Using a spatial perspective, this article explores the equity dimension of the North American Free Trade Agreement (NAFTA) in Nogales, Sonora and Nogales, Arizona, two of the U.S.–Mexico border communities most impacted by trade after the implementation of the agreement in 1994. Ambos Nogales (Both Nogales) is a major hub within the cross–border transportation corridor connecting northwestern Mexico with the United States and Canada and both cities are subject to intense trade–related traffic, including the movement of hazardous materials and toxic waste generated by export–oriented industries in Mexico. As a first step in this analysis, we classify and map residential areas in Ambos Nogales applying an index of socio–environmental vulnerability. We then define the boundaries of existing hazard zones and their overlay with these areas in both cities. Finally, we contrast residential areas within the hazard zones with those outside to probe for patterns of social inequity both locally and across the border.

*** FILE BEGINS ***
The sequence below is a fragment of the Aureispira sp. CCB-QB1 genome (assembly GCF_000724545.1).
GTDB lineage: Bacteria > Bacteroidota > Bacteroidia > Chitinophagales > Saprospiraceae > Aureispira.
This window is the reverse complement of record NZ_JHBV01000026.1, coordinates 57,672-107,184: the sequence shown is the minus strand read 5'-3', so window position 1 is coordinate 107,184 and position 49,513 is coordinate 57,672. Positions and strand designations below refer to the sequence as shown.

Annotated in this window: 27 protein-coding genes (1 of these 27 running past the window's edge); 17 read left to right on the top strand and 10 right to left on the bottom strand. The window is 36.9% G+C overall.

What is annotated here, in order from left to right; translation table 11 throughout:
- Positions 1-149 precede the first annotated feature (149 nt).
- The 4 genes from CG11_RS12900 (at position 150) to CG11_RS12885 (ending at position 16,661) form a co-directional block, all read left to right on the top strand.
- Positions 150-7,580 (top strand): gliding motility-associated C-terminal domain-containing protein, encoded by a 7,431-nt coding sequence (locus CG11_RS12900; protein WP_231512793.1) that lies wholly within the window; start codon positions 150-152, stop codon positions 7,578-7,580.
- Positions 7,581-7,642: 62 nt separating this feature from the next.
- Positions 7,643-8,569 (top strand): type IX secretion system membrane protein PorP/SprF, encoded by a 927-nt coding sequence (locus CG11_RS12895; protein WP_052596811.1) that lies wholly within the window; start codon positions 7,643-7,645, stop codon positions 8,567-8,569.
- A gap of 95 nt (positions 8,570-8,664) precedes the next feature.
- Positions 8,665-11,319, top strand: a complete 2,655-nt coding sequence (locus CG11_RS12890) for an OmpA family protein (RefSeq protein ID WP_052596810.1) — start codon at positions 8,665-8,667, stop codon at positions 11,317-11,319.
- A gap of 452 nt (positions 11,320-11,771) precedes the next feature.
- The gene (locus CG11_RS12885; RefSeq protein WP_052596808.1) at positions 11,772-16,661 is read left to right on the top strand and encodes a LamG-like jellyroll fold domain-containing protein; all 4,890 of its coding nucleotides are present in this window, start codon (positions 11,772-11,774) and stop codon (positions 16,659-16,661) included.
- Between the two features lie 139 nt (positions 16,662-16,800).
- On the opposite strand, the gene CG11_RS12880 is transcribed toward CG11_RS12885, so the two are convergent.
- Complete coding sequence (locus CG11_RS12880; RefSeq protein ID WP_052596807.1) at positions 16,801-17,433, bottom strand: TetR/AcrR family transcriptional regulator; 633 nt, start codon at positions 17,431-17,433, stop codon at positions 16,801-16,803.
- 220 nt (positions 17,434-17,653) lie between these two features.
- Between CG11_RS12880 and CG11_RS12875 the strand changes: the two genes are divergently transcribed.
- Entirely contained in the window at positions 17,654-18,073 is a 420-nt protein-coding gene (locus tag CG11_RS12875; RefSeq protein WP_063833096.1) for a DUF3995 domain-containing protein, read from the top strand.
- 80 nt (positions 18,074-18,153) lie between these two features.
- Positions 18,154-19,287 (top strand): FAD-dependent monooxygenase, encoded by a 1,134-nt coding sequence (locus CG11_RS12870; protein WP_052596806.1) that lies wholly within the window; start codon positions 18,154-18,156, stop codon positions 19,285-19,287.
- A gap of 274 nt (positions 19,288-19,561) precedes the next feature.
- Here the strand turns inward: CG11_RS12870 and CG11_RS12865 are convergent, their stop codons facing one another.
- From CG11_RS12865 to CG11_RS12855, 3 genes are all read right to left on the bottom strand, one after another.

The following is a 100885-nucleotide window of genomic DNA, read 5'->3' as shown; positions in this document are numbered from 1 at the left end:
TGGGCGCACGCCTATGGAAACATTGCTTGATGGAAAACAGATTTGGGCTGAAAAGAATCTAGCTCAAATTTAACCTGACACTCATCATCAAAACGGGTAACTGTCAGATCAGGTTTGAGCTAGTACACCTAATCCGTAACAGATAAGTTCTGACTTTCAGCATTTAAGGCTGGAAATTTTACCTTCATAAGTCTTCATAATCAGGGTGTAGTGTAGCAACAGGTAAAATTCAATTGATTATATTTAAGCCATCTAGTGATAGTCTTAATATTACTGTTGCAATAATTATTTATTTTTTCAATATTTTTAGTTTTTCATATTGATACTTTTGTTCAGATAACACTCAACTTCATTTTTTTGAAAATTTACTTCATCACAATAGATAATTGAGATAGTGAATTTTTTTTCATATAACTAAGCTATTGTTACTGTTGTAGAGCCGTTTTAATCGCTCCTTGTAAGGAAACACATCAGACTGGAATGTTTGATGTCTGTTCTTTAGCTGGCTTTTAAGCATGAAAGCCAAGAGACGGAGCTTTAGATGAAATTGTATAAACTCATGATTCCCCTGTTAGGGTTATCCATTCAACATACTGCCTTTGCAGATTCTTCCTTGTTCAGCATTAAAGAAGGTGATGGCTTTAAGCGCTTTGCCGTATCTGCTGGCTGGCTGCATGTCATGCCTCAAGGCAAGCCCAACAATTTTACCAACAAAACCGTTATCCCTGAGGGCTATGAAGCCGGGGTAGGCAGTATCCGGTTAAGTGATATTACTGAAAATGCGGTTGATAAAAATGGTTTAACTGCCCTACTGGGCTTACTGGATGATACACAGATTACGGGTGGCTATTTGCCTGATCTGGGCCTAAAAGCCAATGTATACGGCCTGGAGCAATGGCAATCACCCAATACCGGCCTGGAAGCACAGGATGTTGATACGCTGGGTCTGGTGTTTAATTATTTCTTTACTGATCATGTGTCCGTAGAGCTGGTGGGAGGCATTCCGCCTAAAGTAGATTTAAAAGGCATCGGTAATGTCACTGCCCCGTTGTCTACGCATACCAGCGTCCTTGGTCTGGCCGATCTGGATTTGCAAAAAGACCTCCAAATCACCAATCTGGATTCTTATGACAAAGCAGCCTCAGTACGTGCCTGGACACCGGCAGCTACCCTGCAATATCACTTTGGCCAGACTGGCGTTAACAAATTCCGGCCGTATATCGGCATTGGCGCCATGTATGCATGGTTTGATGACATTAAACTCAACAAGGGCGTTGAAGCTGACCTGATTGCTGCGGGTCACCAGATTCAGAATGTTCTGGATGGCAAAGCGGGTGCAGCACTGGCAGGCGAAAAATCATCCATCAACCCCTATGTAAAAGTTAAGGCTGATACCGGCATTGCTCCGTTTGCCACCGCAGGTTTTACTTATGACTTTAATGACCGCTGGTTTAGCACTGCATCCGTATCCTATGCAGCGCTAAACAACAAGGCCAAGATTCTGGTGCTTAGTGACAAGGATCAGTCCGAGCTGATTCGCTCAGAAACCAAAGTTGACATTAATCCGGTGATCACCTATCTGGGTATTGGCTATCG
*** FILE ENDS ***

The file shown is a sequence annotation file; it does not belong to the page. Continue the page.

ASJC Scopus subject areas
- Geography, Planning and Development
- Sociology and Political Science
- Political Science and International Relations